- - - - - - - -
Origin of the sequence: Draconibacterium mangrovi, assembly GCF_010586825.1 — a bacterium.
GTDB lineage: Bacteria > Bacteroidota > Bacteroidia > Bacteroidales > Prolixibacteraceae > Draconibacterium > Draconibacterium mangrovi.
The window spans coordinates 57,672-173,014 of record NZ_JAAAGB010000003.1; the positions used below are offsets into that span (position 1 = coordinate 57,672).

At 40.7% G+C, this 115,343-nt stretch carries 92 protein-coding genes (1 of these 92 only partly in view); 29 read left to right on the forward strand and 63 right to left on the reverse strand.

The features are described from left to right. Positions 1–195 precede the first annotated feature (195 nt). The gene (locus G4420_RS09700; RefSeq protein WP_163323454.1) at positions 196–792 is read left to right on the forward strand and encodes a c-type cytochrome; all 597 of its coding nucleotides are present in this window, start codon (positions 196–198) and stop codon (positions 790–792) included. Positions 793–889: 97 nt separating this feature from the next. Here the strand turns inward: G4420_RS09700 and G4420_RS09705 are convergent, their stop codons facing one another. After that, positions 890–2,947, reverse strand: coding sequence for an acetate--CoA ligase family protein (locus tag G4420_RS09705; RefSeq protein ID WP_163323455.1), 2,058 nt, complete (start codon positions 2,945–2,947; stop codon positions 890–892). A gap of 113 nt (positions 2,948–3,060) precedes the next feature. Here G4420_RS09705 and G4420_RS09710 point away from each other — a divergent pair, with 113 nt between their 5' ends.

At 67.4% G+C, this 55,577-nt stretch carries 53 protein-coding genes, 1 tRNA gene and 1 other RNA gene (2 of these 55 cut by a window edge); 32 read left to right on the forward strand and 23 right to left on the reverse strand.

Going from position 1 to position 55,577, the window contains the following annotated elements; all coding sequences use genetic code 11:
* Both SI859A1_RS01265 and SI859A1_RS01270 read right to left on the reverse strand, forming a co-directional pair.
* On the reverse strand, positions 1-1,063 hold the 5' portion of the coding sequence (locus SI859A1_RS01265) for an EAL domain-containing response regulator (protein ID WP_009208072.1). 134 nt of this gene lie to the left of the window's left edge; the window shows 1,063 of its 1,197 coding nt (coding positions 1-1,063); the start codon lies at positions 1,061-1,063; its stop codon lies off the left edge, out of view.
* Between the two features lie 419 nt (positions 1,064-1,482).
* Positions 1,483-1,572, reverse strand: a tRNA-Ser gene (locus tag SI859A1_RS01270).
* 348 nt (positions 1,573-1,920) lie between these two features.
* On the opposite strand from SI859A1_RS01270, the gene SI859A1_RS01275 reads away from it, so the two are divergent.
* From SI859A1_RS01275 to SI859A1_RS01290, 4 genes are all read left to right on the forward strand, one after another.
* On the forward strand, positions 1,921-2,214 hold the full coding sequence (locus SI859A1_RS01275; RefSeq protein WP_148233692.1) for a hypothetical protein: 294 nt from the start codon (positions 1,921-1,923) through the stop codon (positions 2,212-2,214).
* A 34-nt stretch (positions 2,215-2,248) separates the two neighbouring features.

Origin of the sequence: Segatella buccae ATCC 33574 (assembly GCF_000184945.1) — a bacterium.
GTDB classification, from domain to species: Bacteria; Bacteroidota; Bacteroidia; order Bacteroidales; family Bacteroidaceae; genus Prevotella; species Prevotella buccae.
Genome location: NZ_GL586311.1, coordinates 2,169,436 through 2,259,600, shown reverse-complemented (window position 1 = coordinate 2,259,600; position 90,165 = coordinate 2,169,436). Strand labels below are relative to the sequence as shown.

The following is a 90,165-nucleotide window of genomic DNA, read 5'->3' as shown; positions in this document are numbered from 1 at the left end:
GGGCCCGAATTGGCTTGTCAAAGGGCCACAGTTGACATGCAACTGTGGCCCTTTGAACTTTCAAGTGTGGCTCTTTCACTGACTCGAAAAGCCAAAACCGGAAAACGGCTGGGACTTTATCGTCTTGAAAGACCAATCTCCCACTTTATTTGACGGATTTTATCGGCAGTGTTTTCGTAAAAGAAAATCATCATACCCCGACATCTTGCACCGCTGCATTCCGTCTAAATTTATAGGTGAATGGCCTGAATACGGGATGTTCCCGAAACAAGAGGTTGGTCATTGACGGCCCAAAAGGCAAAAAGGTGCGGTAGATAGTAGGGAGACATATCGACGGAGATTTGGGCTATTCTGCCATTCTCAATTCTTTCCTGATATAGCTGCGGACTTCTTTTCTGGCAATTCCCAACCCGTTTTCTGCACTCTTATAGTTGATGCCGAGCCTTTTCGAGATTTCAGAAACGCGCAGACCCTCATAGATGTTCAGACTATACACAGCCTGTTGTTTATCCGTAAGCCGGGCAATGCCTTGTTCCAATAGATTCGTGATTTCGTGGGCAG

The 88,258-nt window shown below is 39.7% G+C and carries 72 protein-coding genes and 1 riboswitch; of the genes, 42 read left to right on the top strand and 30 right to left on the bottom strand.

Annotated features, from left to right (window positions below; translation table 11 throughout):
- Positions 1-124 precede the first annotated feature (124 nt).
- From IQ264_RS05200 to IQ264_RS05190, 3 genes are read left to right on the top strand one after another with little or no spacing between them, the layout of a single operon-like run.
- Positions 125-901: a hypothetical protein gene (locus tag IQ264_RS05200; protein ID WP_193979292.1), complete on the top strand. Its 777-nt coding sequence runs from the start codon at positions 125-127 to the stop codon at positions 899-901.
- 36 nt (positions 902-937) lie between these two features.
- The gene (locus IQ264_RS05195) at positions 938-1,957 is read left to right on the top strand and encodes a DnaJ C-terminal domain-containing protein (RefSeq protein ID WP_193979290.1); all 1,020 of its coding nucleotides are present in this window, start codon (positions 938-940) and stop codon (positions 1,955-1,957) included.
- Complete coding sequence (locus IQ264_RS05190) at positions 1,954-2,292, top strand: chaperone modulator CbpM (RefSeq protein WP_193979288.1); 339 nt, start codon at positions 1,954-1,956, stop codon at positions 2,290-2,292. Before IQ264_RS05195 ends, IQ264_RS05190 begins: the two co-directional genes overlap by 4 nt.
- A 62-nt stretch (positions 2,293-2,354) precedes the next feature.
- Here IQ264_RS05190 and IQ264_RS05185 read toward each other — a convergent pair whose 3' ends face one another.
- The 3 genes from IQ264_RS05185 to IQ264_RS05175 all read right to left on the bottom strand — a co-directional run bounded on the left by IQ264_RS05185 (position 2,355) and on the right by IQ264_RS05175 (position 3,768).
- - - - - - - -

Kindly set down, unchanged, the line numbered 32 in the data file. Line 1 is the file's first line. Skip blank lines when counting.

- The 3 genes from IQ264_RS05185 to IQ264_RS05175 all read right to left on the bottom strand — a co-directional run bounded on the left by IQ264_RS05185 (position 2,355) and on the right by IQ264_RS05175 (position 3,768).